The Bill introduces age-verification measures for adult content, effectively prohibiting pornographic material from being made available on the Internet unless it is made available in a way not normally accessible by under-18s. The Bill includes a definition of pornography and provision for the designation of an age-verification regulator who can impose financial penalties on those in breach.

The Bill is aimed at website and app operators that provide online porn (excluding on-demand services). But it's not clear whether the Bill, as currently drafted, could cover ISPs. ISPs are not referenced expressly, and the explanatory notes to the Bill refer to "commercial providers of pornography", but it's arguable that ISPs could be considered to fall within the definition of "persons who make pornographic material available on the internet on a commercial basis". It would be preferable to have this clarified in the final legislation.

At one stage, it was thought that the Bill might include powers to require ISPs to block porn websites. However, although the regulator may inform ISPs of any sites that don't have the appropriate age -verification measures in place, the Bill doesn't include any powers to require an ISP to block any sites that fail to comply with those measures.

It's not yet clear what the new age-verification measures will look like. What we do know is that they will be specified by a newly created age-verification regulator, and that the process is intended to be "robust". For example, it's unlikely that entering a date of birth or checking a tick-box will be sufficient. Privacy campaigners have raised concerns over any age-verification process which requires proof of identity – for example, the provision of credit card details.

Of course, another concern with any measure is how one can practically enforce age checks on overseas websites and apps. Concerns have been raised that any system will result in a two-tier system, to the disadvantage of UK operators.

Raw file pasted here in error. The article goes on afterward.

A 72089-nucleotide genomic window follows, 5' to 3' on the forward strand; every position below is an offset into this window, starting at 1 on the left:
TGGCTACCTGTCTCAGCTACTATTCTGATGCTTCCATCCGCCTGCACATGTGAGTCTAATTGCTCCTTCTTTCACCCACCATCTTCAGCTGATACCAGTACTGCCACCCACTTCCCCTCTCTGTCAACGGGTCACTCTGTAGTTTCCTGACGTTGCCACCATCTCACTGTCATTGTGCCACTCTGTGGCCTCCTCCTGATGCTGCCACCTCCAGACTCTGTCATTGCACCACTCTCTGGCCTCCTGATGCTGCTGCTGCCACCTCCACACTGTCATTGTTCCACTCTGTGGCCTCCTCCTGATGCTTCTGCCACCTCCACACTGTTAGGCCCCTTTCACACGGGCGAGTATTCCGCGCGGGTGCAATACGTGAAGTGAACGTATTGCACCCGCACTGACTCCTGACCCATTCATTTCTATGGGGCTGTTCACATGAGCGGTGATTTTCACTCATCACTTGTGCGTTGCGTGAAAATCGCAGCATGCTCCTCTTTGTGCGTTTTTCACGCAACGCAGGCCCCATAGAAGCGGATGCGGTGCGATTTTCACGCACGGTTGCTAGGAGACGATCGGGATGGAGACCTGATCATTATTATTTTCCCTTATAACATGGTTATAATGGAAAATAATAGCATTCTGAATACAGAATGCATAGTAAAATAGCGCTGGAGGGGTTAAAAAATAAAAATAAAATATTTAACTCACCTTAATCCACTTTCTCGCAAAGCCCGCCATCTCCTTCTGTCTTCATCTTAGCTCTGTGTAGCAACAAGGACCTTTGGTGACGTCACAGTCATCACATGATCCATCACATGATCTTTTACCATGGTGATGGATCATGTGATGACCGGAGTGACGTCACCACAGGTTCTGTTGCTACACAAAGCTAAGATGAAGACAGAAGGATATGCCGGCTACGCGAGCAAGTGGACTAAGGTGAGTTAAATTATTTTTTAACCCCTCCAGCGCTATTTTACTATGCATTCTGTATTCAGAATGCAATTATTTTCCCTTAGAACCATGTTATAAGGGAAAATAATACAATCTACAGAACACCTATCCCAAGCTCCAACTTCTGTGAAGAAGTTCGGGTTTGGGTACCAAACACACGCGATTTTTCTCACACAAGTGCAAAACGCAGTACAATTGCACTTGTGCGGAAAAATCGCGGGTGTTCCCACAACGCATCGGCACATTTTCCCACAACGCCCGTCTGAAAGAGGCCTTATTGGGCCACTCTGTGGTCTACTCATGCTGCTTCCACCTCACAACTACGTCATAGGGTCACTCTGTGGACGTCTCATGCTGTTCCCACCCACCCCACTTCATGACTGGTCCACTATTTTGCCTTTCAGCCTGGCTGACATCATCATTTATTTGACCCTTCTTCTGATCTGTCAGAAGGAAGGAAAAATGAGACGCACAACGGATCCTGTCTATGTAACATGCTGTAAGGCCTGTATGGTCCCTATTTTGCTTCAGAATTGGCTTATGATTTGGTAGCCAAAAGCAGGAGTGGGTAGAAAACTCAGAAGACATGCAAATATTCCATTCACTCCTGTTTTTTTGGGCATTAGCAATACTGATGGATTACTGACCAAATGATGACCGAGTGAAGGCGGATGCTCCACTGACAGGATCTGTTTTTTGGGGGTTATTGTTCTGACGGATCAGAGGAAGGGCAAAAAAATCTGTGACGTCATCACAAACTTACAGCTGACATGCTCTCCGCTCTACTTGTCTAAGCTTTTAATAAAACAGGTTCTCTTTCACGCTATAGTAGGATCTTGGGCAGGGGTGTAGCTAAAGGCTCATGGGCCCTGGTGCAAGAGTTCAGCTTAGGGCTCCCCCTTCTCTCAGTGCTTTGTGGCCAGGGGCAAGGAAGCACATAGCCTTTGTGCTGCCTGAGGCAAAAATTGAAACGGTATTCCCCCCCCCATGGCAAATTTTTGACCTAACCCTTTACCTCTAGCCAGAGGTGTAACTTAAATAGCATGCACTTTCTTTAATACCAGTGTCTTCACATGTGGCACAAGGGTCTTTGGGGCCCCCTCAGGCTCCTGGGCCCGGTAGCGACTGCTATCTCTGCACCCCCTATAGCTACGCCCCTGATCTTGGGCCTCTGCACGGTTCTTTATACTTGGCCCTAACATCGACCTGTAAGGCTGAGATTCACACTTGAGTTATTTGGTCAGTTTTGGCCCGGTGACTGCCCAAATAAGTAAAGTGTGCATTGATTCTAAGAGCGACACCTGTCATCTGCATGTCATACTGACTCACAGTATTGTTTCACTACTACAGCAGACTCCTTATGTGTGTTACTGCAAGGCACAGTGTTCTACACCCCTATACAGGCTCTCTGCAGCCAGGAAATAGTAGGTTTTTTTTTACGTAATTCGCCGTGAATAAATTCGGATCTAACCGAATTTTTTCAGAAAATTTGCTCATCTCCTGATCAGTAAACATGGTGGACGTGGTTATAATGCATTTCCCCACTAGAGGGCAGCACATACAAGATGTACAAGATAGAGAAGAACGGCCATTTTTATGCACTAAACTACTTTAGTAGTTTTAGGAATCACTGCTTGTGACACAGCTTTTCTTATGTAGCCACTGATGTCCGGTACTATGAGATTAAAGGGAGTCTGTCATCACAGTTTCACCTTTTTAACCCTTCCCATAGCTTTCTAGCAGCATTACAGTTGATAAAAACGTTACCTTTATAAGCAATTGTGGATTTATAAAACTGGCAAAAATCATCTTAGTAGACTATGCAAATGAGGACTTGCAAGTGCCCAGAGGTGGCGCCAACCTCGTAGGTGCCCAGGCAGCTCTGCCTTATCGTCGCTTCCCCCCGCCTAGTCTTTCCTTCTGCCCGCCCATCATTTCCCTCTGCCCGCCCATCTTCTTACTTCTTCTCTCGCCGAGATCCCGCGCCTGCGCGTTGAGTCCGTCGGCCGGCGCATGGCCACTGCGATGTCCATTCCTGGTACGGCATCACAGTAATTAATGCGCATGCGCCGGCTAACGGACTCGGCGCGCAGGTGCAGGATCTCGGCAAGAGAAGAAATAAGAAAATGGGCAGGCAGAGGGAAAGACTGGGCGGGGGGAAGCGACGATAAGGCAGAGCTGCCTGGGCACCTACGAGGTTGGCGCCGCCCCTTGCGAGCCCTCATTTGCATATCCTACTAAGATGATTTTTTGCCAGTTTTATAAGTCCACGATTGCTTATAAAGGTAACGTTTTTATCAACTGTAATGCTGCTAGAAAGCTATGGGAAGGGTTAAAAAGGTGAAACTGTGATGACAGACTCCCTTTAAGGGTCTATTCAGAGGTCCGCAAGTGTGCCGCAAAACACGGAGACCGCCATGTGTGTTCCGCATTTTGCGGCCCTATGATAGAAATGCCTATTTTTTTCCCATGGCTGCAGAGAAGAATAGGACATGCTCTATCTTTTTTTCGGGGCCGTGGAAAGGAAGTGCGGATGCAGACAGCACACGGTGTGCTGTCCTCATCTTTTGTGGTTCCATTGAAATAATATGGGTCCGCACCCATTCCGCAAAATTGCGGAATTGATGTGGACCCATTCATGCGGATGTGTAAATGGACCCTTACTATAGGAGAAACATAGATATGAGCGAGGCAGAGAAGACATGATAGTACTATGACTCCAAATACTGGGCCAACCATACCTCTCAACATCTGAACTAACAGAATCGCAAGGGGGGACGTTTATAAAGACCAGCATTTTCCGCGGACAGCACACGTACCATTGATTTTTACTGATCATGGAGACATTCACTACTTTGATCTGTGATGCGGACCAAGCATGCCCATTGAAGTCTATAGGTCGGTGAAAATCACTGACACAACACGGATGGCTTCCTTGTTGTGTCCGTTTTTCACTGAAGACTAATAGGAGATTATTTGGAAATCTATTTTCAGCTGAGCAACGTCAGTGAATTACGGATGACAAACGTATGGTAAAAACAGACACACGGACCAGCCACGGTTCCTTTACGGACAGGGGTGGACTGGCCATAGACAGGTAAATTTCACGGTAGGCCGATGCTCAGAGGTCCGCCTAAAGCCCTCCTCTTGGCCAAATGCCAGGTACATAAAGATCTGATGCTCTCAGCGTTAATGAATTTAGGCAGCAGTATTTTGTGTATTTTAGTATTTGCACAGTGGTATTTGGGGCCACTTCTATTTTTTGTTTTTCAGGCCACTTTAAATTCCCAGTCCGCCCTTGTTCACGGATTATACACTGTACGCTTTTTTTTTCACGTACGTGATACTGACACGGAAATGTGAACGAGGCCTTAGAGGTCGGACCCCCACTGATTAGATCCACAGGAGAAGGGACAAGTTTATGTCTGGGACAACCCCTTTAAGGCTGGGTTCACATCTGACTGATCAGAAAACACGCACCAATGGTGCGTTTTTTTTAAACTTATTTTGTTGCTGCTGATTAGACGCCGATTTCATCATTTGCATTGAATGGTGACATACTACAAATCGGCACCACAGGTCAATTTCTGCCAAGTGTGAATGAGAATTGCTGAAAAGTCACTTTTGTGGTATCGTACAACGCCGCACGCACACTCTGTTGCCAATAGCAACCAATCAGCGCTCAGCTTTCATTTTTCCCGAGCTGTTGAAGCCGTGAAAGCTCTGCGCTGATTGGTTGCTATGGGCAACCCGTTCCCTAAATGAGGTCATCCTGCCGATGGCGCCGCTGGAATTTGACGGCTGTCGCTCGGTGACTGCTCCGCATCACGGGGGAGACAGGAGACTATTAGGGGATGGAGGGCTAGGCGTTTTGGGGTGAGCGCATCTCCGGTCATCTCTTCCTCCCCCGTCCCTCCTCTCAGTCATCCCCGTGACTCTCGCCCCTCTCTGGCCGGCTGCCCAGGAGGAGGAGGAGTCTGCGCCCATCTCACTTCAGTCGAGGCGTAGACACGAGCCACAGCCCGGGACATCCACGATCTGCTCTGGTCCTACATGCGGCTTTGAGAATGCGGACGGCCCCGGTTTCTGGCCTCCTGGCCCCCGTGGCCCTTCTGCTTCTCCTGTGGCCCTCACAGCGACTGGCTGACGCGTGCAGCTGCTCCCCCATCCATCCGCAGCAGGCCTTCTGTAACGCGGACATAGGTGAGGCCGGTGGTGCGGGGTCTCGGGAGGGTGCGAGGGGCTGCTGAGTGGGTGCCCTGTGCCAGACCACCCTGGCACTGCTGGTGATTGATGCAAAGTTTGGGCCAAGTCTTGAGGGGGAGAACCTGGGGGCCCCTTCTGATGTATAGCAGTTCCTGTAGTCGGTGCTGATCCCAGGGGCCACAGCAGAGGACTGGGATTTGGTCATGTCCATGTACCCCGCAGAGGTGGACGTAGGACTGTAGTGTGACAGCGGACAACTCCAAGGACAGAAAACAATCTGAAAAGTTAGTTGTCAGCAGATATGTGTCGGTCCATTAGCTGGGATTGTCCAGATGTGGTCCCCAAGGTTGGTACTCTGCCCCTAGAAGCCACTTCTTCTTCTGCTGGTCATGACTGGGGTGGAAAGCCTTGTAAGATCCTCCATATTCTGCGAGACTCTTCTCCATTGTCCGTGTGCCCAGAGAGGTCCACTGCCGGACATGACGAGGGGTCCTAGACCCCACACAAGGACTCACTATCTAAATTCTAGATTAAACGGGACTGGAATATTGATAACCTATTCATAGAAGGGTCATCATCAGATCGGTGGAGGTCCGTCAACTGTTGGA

The Bill contains a number of provisions to strengthen privacy enforcement actions.

The government intends to give statutory effect to the Information Commissioner's Office (ICO) Direct Marketing Guide. This will impose an obligation on companies that engage in direct marketing to comply with direct marketing rules, the Data Protection Act 1998 and the Privacy and Electronic Communications Regulations 2003. The government feels that this will reduce spam email and nuisance calls.


It's hard not to conclude that the Digital Economy Bill is inward-looking and relatively infrastructure-focussed. The UK government may argue that a solid, reliable Internet backbone is an essential element of a world-leading digital economy. And, while that may be true, the inevitable next step must be to move quickly on to more outward-facing digital policy issues designed to help the UK compete effectively in the global digital economy.

For example, the UK government will need to work out how to stem any loss of competitiveness when Brexit takes the UK outside the EU Digital Single Market and, perhaps more interestingly, what options Brexit presents the UK government to create a welcoming home for digital businesses freed from some of the regulatory constraints that the EU Digital Single Market may involve.

Because of the generality of this update, the information provided herein may not be applicable in all situations and should not be acted upon without specific legal advice based on particular situations.

© Morrison & Foerster LLP. All rights reserved

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Alistair Maughan